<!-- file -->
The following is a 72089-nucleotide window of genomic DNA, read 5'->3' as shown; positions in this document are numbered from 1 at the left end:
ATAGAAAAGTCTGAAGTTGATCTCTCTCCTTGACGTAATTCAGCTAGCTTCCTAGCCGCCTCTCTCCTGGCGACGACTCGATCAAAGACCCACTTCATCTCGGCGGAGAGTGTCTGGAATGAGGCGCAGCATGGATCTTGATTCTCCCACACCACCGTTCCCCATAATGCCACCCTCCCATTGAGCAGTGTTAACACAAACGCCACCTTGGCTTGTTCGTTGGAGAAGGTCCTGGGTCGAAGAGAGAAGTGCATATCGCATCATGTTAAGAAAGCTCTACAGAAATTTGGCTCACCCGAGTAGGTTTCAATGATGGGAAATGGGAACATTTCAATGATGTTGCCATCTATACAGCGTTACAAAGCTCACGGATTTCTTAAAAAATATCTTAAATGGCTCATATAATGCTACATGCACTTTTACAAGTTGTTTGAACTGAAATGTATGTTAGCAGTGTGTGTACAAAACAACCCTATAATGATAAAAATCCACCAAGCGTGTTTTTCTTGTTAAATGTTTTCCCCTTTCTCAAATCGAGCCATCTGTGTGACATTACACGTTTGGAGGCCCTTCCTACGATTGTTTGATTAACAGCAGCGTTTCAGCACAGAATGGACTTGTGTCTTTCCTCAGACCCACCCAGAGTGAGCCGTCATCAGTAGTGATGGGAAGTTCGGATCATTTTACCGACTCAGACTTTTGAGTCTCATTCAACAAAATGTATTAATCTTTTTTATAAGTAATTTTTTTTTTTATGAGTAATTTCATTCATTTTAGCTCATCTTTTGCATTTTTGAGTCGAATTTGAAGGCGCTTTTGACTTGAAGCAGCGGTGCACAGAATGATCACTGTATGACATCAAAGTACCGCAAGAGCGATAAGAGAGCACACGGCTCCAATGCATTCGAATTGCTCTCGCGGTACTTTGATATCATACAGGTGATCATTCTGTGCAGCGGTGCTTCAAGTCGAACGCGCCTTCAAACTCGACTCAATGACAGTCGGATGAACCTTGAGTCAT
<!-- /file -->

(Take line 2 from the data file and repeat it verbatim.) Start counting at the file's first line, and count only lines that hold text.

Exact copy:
ATAGAAAAGTCTGAAGTTGATCTCTCTCCTTGACGTAATTCAGCTAGCTTCCTAGCCGCCTCTCTCCTGGCGACGACTCGATCAAAGACCCACTTCATCTCGGCGGAGAGTGTCTGGAATGAGGCGCAGCATGGATCTTGATTCTCCCACACCACCGTTCCCCATAATGCCACCCTCCCATTGAGCAGTGTTAACACAAACGCCACCTTGGCTTGTTCGTTGGAGAAGGTCCTGGGTCGAAGAGAGAAGTGCATATCGCATCATGTTAAGAAAGCTCTACAGAAATTTGGCTCACCCGAGTAGGTTTCAATGATGGGAAATGGGAACATTTCAATGATGTTGCCATCTATACAGCGTTACAAAGCTCACGGATTTCTTAAAAAATATCTTAAATGGCTCATATAATGCTACATGCACTTTTACAAGTTGTTTGAACTGAAATGTATGTTAGCAGTGTGTGTACAAAACAACCCTATAATGATAAAAATCCACCAAGCGTGTTTTTCTTGTTAAATGTTTTCCCCTTTCTCAAATCGAGCCATCTGTGTGACATTACACGTTTGGAGGCCCTTCCTACGATTGTTTGATTAACAGCAGCGTTTCAGCACAGAATGGACTTGTGTCTTTCCTCAGACCCACCCAGAGTGAGCCGTCATCAGTAGTGATGGGAAGTTCGGATCATTTTACCGACTCAGACTTTTGAGTCTCATTCAACAAAATGTATTAATCTTTTTTATAAGTAATTTTTTTTTTTATGAGTAATTTCATTCATTTTAGCTCATCTTTTGCATTTTTGAGTCGAATTTGAAGGCGCTTTTGACTTGAAGCAGCGGTGCACAGAATGATCACTGTATGACATCAAAGTACCGCAAGAGCGATAAGAGAGCACACGGCTCCAATGCATTCGAATTGCTCTCGCGGTACTTTGATATCATACAGGTGATCATTCTGTGCAGCGGTGCTTCAAGTCGAACGCGCCTTCAAACTCGACTCAATGACAGTCGGATGAACCTTGAGTCAT